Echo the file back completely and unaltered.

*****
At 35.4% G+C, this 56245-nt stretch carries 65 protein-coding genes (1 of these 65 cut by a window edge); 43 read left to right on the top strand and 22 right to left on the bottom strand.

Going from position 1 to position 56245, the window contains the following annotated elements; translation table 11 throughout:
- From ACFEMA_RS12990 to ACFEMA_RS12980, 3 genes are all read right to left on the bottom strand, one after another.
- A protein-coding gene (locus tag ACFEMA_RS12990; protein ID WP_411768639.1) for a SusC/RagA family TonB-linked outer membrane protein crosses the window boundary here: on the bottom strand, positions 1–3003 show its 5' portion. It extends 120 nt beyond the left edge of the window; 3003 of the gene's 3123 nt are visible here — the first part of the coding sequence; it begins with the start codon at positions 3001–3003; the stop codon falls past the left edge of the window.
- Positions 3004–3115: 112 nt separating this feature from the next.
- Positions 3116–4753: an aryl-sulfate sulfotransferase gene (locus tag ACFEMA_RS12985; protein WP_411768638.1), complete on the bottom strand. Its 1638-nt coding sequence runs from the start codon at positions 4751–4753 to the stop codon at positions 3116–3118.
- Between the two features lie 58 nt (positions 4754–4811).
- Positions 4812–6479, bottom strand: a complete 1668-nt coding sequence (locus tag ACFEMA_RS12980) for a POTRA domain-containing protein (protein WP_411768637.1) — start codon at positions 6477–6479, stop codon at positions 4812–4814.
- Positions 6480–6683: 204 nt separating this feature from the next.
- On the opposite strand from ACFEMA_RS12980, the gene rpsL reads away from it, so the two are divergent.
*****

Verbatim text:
At 35.4% G+C, this 56245-nt stretch carries 65 protein-coding genes (1 of these 65 cut by a window edge); 43 read left to right on the top strand and 22 right to left on the bottom strand.

Going from position 1 to position 56245, the window contains the following annotated elements; translation table 11 throughout:
- From ACFEMA_RS12990 to ACFEMA_RS12980, 3 genes are all read right to left on the bottom strand, one after another.
- A protein-coding gene (locus tag ACFEMA_RS12990; protein ID WP_411768639.1) for a SusC/RagA family TonB-linked outer membrane protein crosses the window boundary here: on the bottom strand, positions 1–3003 show its 5' portion. It extends 120 nt beyond the left edge of the window; 3003 of the gene's 3123 nt are visible here — the first part of the coding sequence; it begins with the start codon at positions 3001–3003; the stop codon falls past the left edge of the window.
- Positions 3004–3115: 112 nt separating this feature from the next.
- Positions 3116–4753: an aryl-sulfate sulfotransferase gene (locus tag ACFEMA_RS12985; protein WP_411768638.1), complete on the bottom strand. Its 1638-nt coding sequence runs from the start codon at positions 4751–4753 to the stop codon at positions 3116–3118.
- Between the two features lie 58 nt (positions 4754–4811).
- Positions 4812–6479, bottom strand: a complete 1668-nt coding sequence (locus tag ACFEMA_RS12980) for a POTRA domain-containing protein (protein WP_411768637.1) — start codon at positions 6477–6479, stop codon at positions 4812–4814.
- Positions 6480–6683: 204 nt separating this feature from the next.
- On the opposite strand from ACFEMA_RS12980, the gene rpsL reads away from it, so the two are divergent.